- Jill

The problem with sticking to someone else’s recipe for percentages is that they vary widely. The proportion of housing costs, for example, depends heavily on where you live, your housing requirements, and your total salary. For example, a single person making $30,000 a year in New York City is going to have a lot higher percentage of their annual income devoted to housing than a married couple making $120,000 a year in rural Iowa.

The best way to budget is to simply track all of your expenses for a few months, then use that data to calculate the percentages of what you’re actually spending. Then, spend some time thinking about that data. What can you actually cut? What percentages would you like to see elsewhere?

You can categorize all of your spending however you’d like. Just make sure that it’s grouped in ways that make easy sense to you.

Q3: Forgiving loans to stimulate economy
I keep seeing posts on Facebook about asking the government to forgive student loan debts. I’m no economist, but I cannot understand how not repaying the government could prove to be a good idea (though it would benefit me). I’d be interested to read your thoughts on the matter.
- Andy

The idea is that if the government forgave student loan debt, a lot of people under the age of 40 would suddenly have a lot more discretionary income. They would of course then spend that discretionary income, thus stimulating the economy.

Think of it in terms of your situation. If your student loans vanished, you’d probably use that money in other ways. You might buy some things you’ve wanted. You might make a down payment on a house much sooner rather than later.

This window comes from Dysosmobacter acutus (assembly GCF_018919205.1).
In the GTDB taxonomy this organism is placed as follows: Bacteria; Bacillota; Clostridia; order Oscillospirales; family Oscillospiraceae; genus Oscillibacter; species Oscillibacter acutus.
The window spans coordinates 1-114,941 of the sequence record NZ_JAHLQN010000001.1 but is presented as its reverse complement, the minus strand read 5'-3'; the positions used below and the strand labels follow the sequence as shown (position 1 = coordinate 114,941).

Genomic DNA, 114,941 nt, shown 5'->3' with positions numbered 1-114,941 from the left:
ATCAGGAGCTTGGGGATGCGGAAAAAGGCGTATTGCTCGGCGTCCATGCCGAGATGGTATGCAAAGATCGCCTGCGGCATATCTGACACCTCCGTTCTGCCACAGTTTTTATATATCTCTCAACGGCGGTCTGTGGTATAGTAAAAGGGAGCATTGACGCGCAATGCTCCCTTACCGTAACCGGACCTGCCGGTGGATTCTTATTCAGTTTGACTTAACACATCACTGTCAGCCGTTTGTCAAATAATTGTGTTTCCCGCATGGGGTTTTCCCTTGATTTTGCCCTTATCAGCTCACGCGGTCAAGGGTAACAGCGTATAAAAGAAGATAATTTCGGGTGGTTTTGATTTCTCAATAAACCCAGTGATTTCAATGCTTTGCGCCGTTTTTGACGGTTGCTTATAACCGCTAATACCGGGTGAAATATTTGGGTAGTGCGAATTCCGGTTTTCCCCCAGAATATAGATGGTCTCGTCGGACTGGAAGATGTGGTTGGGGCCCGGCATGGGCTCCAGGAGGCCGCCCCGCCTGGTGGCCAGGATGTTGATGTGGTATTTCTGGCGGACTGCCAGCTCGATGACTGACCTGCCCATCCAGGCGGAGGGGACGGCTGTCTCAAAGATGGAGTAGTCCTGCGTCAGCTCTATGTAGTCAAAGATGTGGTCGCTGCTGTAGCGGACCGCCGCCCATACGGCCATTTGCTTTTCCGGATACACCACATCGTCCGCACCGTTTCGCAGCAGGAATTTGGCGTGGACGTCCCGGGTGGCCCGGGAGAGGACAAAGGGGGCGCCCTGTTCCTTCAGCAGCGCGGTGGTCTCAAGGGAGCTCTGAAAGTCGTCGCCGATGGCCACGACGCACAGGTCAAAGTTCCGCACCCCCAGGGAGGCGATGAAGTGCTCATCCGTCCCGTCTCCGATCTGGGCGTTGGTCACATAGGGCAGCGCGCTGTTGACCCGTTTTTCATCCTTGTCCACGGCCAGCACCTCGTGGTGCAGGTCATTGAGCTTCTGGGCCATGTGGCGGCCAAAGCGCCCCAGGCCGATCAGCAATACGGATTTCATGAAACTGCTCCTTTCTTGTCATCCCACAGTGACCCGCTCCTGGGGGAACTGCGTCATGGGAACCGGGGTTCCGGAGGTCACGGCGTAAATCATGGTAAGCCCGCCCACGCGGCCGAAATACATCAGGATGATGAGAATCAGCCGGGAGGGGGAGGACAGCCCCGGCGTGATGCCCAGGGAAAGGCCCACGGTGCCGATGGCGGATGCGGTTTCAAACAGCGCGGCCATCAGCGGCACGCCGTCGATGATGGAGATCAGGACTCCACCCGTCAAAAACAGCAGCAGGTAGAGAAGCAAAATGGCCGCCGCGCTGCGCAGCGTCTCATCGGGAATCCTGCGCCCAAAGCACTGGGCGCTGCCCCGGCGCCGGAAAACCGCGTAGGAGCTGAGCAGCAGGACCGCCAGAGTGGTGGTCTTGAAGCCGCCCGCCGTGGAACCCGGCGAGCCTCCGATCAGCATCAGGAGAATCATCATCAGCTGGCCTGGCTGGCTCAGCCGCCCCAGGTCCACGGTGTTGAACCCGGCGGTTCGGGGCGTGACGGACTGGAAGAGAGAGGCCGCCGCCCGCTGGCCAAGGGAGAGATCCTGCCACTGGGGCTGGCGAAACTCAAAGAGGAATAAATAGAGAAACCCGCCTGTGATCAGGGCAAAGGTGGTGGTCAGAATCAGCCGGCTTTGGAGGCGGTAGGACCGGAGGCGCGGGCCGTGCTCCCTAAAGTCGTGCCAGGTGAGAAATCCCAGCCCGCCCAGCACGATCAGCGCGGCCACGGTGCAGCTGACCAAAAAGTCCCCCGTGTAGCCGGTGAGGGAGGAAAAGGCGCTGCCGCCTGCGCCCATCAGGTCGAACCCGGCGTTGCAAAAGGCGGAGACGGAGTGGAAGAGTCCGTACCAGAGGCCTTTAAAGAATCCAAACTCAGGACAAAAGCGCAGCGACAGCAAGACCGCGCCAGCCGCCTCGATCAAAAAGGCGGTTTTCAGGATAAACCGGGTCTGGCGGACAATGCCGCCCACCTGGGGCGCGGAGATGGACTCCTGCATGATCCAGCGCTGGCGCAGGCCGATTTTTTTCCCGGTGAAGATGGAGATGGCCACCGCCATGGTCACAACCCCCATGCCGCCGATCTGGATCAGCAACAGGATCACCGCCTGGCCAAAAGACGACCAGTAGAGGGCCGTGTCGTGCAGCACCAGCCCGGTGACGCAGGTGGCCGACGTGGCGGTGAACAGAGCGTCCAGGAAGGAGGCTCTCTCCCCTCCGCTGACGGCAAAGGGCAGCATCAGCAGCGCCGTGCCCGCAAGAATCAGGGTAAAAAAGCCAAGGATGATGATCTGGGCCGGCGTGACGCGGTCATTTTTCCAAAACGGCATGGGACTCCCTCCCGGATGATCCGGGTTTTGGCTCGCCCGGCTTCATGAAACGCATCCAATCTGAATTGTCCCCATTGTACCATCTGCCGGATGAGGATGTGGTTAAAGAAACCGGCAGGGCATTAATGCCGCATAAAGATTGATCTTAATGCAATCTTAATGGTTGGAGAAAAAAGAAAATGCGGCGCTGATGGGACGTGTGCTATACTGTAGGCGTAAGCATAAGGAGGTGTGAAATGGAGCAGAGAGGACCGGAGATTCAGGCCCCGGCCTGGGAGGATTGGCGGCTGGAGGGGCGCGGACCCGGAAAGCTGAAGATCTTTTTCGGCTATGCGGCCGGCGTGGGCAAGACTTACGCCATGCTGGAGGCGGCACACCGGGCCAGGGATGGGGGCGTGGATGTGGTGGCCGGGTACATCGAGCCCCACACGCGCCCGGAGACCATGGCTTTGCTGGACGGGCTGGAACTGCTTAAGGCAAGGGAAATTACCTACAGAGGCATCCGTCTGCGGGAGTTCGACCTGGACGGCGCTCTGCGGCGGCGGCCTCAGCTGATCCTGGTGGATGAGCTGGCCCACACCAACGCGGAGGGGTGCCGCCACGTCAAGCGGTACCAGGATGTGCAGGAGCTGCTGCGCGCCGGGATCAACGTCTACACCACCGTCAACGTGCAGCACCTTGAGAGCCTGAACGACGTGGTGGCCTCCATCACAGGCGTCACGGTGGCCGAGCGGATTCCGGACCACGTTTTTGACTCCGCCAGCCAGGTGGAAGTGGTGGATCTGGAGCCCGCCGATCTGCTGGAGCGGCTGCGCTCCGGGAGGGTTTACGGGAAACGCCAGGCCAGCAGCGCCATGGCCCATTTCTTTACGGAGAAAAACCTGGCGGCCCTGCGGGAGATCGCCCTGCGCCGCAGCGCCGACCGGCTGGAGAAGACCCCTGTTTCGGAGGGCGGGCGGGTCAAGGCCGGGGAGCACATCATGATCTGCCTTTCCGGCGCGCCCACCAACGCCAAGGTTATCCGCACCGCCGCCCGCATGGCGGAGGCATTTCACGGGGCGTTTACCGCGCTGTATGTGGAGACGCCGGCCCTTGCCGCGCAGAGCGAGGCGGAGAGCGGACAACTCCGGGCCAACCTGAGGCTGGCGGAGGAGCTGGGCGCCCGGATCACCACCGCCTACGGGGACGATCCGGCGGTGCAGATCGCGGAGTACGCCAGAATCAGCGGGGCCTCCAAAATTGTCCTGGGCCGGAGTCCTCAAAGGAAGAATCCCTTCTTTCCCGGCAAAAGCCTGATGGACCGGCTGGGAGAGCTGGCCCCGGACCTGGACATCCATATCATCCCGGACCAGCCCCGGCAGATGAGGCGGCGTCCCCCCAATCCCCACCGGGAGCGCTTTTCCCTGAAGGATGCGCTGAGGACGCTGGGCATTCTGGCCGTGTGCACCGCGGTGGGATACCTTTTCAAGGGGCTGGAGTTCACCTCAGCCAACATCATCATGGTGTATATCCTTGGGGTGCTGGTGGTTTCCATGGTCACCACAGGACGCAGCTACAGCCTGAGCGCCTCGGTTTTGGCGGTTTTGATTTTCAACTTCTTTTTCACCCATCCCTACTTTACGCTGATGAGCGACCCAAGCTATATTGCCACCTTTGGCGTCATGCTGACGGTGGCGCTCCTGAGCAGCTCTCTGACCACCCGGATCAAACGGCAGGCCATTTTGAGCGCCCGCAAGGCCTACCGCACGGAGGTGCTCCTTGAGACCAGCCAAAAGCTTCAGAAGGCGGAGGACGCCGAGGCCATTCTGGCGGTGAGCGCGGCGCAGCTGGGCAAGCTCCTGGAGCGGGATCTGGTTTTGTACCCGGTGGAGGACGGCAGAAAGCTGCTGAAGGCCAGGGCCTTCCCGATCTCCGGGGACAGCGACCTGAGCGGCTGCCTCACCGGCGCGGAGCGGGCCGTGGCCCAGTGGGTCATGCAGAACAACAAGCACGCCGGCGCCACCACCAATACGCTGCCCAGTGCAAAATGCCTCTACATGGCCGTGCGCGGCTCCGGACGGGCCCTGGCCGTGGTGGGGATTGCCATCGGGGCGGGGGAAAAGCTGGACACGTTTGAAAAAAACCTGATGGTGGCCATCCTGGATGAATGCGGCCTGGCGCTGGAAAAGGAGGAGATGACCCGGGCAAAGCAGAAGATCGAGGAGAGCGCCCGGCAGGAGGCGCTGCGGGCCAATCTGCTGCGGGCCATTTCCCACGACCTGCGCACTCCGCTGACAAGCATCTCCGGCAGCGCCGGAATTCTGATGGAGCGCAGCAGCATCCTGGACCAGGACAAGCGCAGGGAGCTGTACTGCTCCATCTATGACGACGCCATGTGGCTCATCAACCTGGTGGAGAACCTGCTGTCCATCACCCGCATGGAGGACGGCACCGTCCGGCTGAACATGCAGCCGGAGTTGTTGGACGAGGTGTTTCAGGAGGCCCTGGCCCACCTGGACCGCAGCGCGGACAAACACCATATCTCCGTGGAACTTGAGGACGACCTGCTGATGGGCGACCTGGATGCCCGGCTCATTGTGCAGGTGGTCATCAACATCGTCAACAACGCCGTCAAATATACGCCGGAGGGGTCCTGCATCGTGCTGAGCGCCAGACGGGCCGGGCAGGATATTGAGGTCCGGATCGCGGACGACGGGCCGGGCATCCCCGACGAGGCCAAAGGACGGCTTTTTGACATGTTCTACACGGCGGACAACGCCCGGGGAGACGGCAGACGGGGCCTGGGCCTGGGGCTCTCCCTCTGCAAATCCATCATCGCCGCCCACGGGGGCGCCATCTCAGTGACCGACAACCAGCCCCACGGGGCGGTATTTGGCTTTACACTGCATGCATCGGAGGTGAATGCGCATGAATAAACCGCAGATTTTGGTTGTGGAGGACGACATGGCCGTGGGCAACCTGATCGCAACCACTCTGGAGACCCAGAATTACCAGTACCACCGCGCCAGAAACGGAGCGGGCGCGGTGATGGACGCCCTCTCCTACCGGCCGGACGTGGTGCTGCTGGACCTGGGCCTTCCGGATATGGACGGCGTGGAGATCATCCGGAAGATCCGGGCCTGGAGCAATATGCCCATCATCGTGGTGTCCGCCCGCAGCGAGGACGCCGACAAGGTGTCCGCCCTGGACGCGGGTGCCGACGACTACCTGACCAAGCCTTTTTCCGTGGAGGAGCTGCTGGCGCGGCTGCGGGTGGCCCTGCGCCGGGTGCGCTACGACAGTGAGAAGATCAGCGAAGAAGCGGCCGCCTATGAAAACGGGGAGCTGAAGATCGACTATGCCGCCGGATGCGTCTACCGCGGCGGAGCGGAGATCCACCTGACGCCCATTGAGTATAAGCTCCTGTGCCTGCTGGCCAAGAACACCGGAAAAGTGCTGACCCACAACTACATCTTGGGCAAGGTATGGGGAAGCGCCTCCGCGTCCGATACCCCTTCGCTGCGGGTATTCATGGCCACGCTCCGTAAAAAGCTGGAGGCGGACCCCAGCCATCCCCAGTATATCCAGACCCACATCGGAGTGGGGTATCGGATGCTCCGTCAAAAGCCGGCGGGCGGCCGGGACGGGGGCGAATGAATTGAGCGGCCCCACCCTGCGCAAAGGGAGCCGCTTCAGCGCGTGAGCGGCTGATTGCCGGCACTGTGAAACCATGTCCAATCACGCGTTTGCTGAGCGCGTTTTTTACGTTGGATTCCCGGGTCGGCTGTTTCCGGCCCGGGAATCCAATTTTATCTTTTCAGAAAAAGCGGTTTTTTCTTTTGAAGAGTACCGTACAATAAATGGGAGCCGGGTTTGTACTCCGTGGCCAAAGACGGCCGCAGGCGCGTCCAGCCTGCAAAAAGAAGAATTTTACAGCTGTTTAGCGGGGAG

All of those things would help out the economic recovery. It would be a huge economic boon at the sake of some significant government income over the next few decades. It would increase personal income tax a bit and also increase business revenue a bit too so the government would get to recoup some of it in the form of tax revenues.

Q4: Should we buy a house?
My husband and I are in our early 30′s. We are both from India and have been working in the United States (Texas) for 6 years now. We have no debts and are pretty disciplined about savings. We are on H1b (work) visas and hope to get our Green Card in the next 2 or 3 years.

We have been renting and would like to know if its a good idea to buy a house in the current market? Does it make sense to buy if there is chance that for some reason our GC is not approved and we have to move back to India? Our concern is that we would most probably end up staying and might be wasting money paying rent when we could already be investing in our house. What additional expenses are we looking at and is there anything we need to keep in mind if there is a need to sell in the next 1, 2 or 3 yrs?
- Claire

The best time to buy a house is when you can afford one and it meets your housing needs. If you’re buying a home as a residence, that’s the primary consideration.

Market timing on a home purchase is only a good idea if you’re able to move it easily as an investment. That’s much harder to do if it’s your primary residence. Besides, the future is notoriously difficult to predict. I wouldn’t make a house-buying decision based on the arcane art of market timing.

One point of advice, though. Without a green card, you may find that some lending institutions are hesitant to offer you a mortgage, even if you have a full down payment and good credit, as you might be a risk of just disappearing back into your home country. Don’t let it get you down and shop around.

Q5: Best book of 2011
Your list of your favorite authors was a bit overwhelming. How about just sharing your favorite book so far this year?
- Leslie

I’ll name two books. No, three.

The most enjoyable book I’ve read this year so far, at least in terms of keeping me entertained and keeping me turning the pages, was The Way of Kings by Brandon Sanderson. It’s a fantasy novel that centers around a small handful of really compelling characters, plus Sanderson has a particular gift for making it all come to life.

The most thought-provoking book I’ve read this year so far, in terms of making me reflect on it and altering my way of thinking, was Moonwalking with Einstein by Joshua Foer, which focuses on the neuroscience of memory and how to improve one’s own memory. I’ve also got to give a nod to Born to Run by Christopher McDougall, the best book on running I’ve ever read.